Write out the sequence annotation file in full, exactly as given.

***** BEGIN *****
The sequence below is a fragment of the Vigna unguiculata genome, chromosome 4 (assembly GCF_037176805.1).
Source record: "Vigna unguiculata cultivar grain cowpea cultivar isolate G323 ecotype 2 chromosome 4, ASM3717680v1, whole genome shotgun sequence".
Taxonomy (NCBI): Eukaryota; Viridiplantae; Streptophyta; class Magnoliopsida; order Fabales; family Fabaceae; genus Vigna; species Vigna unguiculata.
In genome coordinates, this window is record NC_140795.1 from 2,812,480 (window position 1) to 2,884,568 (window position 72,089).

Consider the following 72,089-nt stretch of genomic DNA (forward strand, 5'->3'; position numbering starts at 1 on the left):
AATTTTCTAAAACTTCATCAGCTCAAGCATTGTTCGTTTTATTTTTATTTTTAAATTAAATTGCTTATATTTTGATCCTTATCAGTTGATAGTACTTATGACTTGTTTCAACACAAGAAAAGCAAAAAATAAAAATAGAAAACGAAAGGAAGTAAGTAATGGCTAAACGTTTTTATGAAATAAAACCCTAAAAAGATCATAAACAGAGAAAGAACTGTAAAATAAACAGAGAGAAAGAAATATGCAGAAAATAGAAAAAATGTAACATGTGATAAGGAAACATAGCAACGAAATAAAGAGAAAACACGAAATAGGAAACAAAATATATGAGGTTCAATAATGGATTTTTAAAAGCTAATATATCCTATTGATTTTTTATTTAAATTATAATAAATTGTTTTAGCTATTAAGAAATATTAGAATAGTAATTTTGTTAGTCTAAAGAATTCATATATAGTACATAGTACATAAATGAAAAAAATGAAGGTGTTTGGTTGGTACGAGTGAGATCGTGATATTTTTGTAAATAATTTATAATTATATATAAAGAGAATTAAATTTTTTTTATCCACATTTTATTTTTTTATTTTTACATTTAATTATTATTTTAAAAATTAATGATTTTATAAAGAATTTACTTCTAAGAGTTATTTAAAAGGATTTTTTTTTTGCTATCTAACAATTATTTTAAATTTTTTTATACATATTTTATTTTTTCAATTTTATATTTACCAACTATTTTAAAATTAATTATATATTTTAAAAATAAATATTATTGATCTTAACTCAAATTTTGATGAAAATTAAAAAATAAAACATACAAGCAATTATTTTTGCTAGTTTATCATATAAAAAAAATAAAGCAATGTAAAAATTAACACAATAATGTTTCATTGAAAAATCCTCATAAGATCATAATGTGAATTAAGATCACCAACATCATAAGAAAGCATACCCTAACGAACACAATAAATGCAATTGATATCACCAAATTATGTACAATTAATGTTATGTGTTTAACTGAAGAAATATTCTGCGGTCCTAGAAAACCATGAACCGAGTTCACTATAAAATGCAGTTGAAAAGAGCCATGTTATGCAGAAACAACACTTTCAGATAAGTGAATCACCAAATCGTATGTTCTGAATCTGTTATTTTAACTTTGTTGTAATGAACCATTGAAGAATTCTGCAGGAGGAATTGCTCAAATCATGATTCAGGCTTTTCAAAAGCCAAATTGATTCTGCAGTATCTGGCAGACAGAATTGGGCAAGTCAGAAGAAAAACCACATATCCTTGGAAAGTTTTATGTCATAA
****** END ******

The sequence below is a fragment of the Vigna unguiculata genome, chromosome 4 (assembly GCF_037176805.1).
Source record: "Vigna unguiculata cultivar grain cowpea cultivar isolate G323 ecotype 2 chromosome 4, ASM3717680v1, whole genome shotgun sequence".
Taxonomy (NCBI): Eukaryota; Viridiplantae; Streptophyta; class Magnoliopsida; order Fabales; family Fabaceae; genus Vigna; species Vigna unguiculata.
In genome coordinates, this window is record NC_140795.1 from 2,812,480 (window position 1) to 2,884,568 (window position 72,089).

Consider the following 72,089-nt stretch of genomic DNA (forward strand, 5'->3'; position numbering starts at 1 on the left):
AATTTTCTAAAACTTCATCAGCTCAAGCATTGTTCGTTTTATTTTTATTTTTAAATTAAATTGCTTATATTTTGATCCTTATCAGTTGATAGTACTTATGACTTGTTTCAACACAAGAAAAGCAAAAAATAAAAATAGAAAACGAAAGGAAGTAAGTAATGGCTAAACGTTTTTATGAAATAAAACCCTAAAAAGATCATAAACAGAGAAAGAACTGTAAAATAAACAGAGAGAAAGAAATATGCAGAAAATAGAAAAAATGTAACATGTGATAAGGAAACATAGCAACGAAATAAAGAGAAAACACGAAATAGGAAACAAAATATATGAGGTTCAATAATGGATTTTTAAAAGCTAATATATCCTATTGATTTTTTATTTAAATTATAATAAATTGTTTTAGCTATTAAGAAATATTAGAATAGTAATTTTGTTAGTCTAAAGAATTCATATATAGTACATAGTACATAAATGAAAAAAATGAAGGTGTTTGGTTGGTACGAGTGAGATCGTGATATTTTTGTAAATAATTTATAATTATATATAAAGAGAATTAAATTTTTTTTATCCACATTTTATTTTTTTATTTTTACATTTAATTATTATTTTAAAAATTAATGATTTTATAAAGAATTTACTTCTAAGAGTTATTTAAAAGGATTTTTTTTTTGCTATCTAACAATTATTTTAAATTTTTTTATACATATTTTATTTTTTCAATTTTATATTTACCAACTATTTTAAAATTAATTATATATTTTAAAAATAAATATTATTGATCTTAACTCAAATTTTGATGAAAATTAAAAAATAAAACATACAAGCAATTATTTTTGCTAGTTTATCATATAAAAAAAATAAAGCAATGTAAAAATTAACACAATAATGTTTCATTGAAAAATCCTCATAAGATCATAATGTGAATTAAGATCACCAACATCATAAGAAAGCATACCCTAACGAACACAATAAATGCAATTGATATCACCAAATTATGTACAATTAATGTTATGTGTTTAACTGAAGAAATATTCTGCGGTCCTAGAAAACCATGAACCGAGTTCACTATAAAATGCAGTTGAAAAGAGCCATGTTATGCAGAAACAACACTTTCAGATAAGTGAATCACCAAATCGTATGTTCTGAATCTGTTATTTTAACTTTGTTGTAATGAACCATTGAAGAATTCTGCAGGAGGAATTGCTCAAATCATGATTCAGGCTTTTCAAAAGCCAAATTGATTCTGCAGTATCTGGCAGACAGAATTGGGCAAGTCAGAAGAAAAACCACATATCCTTGGAAAGTTTTATGTCATAA